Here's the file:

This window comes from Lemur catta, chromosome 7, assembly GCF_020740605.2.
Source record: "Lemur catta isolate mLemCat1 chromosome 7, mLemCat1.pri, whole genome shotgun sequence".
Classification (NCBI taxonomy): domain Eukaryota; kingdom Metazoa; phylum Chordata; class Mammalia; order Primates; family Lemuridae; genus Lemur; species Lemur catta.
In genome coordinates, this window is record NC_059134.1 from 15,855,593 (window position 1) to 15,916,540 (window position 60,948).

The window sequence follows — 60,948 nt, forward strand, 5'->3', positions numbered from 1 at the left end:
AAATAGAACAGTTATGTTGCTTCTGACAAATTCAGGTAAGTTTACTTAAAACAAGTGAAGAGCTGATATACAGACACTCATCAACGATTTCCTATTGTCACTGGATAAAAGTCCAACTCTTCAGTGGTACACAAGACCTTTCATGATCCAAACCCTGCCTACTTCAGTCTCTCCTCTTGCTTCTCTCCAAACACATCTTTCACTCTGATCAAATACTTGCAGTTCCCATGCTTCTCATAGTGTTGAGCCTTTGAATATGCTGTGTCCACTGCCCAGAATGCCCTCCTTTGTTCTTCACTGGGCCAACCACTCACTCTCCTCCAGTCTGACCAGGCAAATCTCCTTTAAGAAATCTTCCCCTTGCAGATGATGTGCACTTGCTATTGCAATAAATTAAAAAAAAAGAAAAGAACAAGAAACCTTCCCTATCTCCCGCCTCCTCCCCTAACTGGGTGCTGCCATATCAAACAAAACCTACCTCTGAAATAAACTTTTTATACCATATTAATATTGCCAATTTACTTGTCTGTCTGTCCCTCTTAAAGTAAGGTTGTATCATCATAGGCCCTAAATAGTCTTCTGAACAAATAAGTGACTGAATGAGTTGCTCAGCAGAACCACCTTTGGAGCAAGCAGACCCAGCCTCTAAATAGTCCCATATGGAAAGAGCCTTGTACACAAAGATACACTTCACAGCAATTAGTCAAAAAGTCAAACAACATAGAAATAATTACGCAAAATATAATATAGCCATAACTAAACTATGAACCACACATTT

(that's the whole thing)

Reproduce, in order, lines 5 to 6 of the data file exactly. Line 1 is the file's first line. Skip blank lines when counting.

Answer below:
The window sequence follows — 60,948 nt, forward strand, 5'->3', positions numbered from 1 at the left end:
AAATAGAACAGTTATGTTGCTTCTGACAAATTCAGGTAAGTTTACTTAAAACAAGTGAAGAGCTGATATACAGACACTCATCAACGATTTCCTATTGTCACTGGATAAAAGTCCAACTCTTCAGTGGTACACAAGACCTTTCATGATCCAAACCCTGCCTACTTCAGTCTCTCCTCTTGCTTCTCTCCAAACACATCTTTCACTCTGATCAAATACTTGCAGTTCCCATGCTTCTCATAGTGTTGAGCCTTTGAATATGCTGTGTCCACTGCCCAGAATGCCCTCCTTTGTTCTTCACTGGGCCAACCACTCACTCTCCTCCAGTCTGACCAGGCAAATCTCCTTTAAGAAATCTTCCCCTTGCAGATGATGTGCACTTGCTATTGCAATAAATTAAAAAAAAAGAAAAGAACAAGAAACCTTCCCTATCTCCCGCCTCCTCCCCTAACTGGGTGCTGCCATATCAAACAAAACCTACCTCTGAAATAAACTTTTTATACCATATTAATATTGCCAATTTACTTGTCTGTCTGTCCCTCTTAAAGTAAGGTTGTATCATCATAGGCCCTAAATAGTCTTCTGAACAAATAAGTGACTGAATGAGTTGCTCAGCAGAACCACCTTTGGAGCAAGCAGACCCAGCCTCTAAATAGTCCCATATGGAAAGAGCCTTGTACACAAAGATACACTTCACAGCAATTAGTCAAAAAGTCAAACAACATAGAAATAATTACGCAAAATATAATATAGCCATAACTAAACTATGAACCACACATTT